When the news of Jose Fernandez's promotion to the big leagues before the start of this season, there were several reasons to believe that the 20-year-old's call-up was too hasty and perhaps not in the best long-term interests of the organization (insert every possible Marlins joke here). It's rare when a team possesses a prospect in their system with the talent and maturity of Jose Fernandez, and every decision that team makes regarding their top prospect will be looked at under a microscope.
Well, folks, we're three months into the Jose Fernandez "Experiment" and it's safe to say that Fernandez has left little doubt as to whether or not he belongs in the major leagues. So long, minor league bus rides. Jose Fernandez is here to stay.
Fernandez, like all rookies (and heck, all players in general), has had his ups and downs this season, but what is remarkable is that hitters aren't figuring out Fernandez as the season has worn on. Fernandez is figuring out the hitters. And his numbers reflect that.
Here's a breakdown of Fernandez's ERA by month thus far in his big league career:
July: 0.00 (yes, it's one start but it's fun to type those zeroes when referencing ERA)
It doesn't take a math major (and I'm definitely not one) to figure out that Fernandez has been improving, and drastically so, from month to month this season.
In fact, Fernandez was tied with Jeff Locke for the best ERA by any starter in baseball for the month of June. Locke, however, also walked more batters and struck out fewer so I'll give the edge to Fernandez there because I make the rules.
Most of the predictions for Fernandez to start the season were impressive when compared with other rookies, but I'm not sure any of us could have foreseen Fernandez developing into not only one of the best rookie starters, but one of the best starters in baseball, period.
Fernandez's stuff and confidence on the mound have been huge factors in his success and could indicate he won't deviate too far off this level of success for the rest of the season. One striking example of this has been his ability to rebound after a poor start. Following his shortest outing of the season against Tampa Bay on May 27th, Fernandez threw seven shutout innings against the Mets, striking out eight. Oh yeah, he also went 2-for-3 at the plate and drove in a run. After a four-inning outing against those same Mets back in April, Fernandez followed it up with a seven-inning shutout performance in Philadelphia. That's something that's not easy to do, especially for a player with less than 150 innings in the minor leagues under his belt.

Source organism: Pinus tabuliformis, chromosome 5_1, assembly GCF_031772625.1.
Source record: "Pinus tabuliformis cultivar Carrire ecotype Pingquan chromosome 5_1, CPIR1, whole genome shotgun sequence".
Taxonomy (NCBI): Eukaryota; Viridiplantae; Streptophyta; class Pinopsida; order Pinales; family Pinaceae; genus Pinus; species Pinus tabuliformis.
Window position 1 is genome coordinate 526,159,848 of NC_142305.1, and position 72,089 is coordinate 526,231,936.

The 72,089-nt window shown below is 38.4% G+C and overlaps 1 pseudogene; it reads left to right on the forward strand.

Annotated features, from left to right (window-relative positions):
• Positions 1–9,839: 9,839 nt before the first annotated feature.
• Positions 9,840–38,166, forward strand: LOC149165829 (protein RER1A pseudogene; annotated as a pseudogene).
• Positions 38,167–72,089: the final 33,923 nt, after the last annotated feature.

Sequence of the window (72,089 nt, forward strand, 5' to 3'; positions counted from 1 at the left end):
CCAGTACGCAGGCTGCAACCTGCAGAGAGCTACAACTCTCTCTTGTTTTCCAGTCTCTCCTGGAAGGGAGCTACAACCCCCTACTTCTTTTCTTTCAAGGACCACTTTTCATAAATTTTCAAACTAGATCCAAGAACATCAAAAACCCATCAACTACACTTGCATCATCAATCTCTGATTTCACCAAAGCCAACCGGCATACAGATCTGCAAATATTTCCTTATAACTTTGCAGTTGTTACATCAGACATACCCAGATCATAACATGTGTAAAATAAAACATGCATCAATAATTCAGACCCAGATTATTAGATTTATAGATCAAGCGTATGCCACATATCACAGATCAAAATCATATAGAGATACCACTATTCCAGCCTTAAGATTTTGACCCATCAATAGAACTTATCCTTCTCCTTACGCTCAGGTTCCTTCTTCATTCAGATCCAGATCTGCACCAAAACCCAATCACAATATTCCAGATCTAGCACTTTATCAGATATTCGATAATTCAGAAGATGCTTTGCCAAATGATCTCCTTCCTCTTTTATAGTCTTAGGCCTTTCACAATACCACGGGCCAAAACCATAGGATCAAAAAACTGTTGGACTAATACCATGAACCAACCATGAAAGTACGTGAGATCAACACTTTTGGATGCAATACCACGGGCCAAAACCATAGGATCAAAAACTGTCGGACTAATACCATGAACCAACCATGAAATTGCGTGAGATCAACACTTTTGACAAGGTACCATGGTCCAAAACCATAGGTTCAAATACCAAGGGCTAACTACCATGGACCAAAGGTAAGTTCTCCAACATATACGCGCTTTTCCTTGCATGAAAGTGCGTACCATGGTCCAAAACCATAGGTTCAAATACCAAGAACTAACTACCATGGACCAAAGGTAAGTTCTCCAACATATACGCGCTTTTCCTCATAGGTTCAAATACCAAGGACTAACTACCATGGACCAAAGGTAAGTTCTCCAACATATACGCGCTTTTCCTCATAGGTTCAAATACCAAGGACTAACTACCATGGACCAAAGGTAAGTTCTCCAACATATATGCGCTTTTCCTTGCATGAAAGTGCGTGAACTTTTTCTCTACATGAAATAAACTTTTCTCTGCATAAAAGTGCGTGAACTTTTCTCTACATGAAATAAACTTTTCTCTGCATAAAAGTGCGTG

Fernandez's BABIP of .247 indicates that there may be some room for regression but with the way he has been pitching of late, we may see that number dip even further before it starts to creep back up toward the norm.
In addition to the aforementioned mound confidence, Fernandez has also been able to miss plenty of bats with his tremendous stuff. His swinging-strike rate of 8.8 percent is just a shade below that of Cliff Lee, Gio Gonzalez, and fellow Rookie of the Year candidate Shelby Miller. His 9.13 strikeouts per nine innings is fifth-best in the National League.
More than likely, Jose Fernandez will be the Marlins' All-Star representative at Citi Field in a couple of weeks and it'll give the world an even better chance to see what the phenom has to offer. It's difficult to comprehend that just one year ago, Fernandez was blowing hitters away in the Futures Game. Now, he's proved beyond a reasonable doubt that he can do the same thing to major league hitters.
Even with all these wonderful numbers, let's also not forget that Fernandez will, as he should, be closely monitored from now until he gets close to the organizationally-imposed innings limit that was set at the beginning of the season. He's showed no signs of slowing down so far, but don't be surprised if the Fish shut him down for the year if any signs of wear and tear start to show up. Sure, the Marlins are 14-7 in their last 21 games but the fact is there isn't going to be a pennant run for this year's club.
We all wondered if the hype surrounding Jose Fernandez was justified and whether his unexpected promotion would do him more harm than good. Now, there is not much left to wonder about. Jose Fernandez is developing into an ace right before our eyes.
Finally, I'll leave you with this tidbit, presented without comment, from ESPN's Dave Schonfield (full article here) about just how good the kid's latest start against the San Diego Padres really was:
8. Fernandez's Game Score: 87. The last 20-year-old pitcher with a higher one? Kerry Wood's famous 20-strikeout game in 1998. Umm.